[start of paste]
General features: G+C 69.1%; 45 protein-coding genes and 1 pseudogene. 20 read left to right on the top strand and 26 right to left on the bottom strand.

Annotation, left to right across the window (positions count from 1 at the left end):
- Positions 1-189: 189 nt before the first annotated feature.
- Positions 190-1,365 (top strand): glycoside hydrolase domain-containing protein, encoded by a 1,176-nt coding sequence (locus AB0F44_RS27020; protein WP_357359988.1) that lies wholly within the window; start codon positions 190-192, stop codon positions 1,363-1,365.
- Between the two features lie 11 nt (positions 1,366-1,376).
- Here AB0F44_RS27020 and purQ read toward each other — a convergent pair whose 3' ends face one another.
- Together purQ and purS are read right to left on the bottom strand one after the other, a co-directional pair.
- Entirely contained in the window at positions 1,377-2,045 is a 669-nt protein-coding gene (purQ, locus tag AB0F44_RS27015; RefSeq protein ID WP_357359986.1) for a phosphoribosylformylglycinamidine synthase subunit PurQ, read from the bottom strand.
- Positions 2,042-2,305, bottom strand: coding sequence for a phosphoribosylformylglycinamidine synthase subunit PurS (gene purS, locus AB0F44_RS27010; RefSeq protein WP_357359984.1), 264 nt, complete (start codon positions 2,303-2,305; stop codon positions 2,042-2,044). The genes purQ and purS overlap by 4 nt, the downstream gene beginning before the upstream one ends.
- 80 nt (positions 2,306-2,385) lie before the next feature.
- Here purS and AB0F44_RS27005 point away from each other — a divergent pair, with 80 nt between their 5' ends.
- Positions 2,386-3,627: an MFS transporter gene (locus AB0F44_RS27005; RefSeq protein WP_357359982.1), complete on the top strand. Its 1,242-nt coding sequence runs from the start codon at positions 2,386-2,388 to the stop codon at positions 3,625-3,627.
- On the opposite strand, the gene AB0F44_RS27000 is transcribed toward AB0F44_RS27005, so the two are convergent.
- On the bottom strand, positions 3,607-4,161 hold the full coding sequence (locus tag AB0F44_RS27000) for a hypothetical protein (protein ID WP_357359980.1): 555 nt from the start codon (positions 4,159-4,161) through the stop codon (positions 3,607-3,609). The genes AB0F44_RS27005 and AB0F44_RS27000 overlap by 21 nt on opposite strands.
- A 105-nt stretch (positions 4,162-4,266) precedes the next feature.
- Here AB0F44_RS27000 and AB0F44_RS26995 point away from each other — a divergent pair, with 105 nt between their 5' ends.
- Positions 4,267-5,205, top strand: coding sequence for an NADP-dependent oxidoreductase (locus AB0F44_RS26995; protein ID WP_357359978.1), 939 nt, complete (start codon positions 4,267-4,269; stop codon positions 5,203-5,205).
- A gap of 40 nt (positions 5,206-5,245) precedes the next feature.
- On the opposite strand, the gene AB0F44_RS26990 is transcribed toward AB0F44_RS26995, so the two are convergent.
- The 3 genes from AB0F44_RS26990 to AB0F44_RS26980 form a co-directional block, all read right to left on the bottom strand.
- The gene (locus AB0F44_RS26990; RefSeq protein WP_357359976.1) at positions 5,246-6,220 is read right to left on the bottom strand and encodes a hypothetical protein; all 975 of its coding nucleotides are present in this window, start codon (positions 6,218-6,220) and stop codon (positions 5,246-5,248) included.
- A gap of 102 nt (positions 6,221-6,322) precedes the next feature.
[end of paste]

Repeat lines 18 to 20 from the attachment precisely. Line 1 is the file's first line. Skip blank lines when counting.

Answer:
- A gap of 40 nt (positions 5,206-5,245) precedes the next feature.
- On the opposite strand, the gene AB0F44_RS26990 is transcribed toward AB0F44_RS26995, so the two are convergent.
- The 3 genes from AB0F44_RS26990 to AB0F44_RS26980 form a co-directional block, all read right to left on the bottom strand.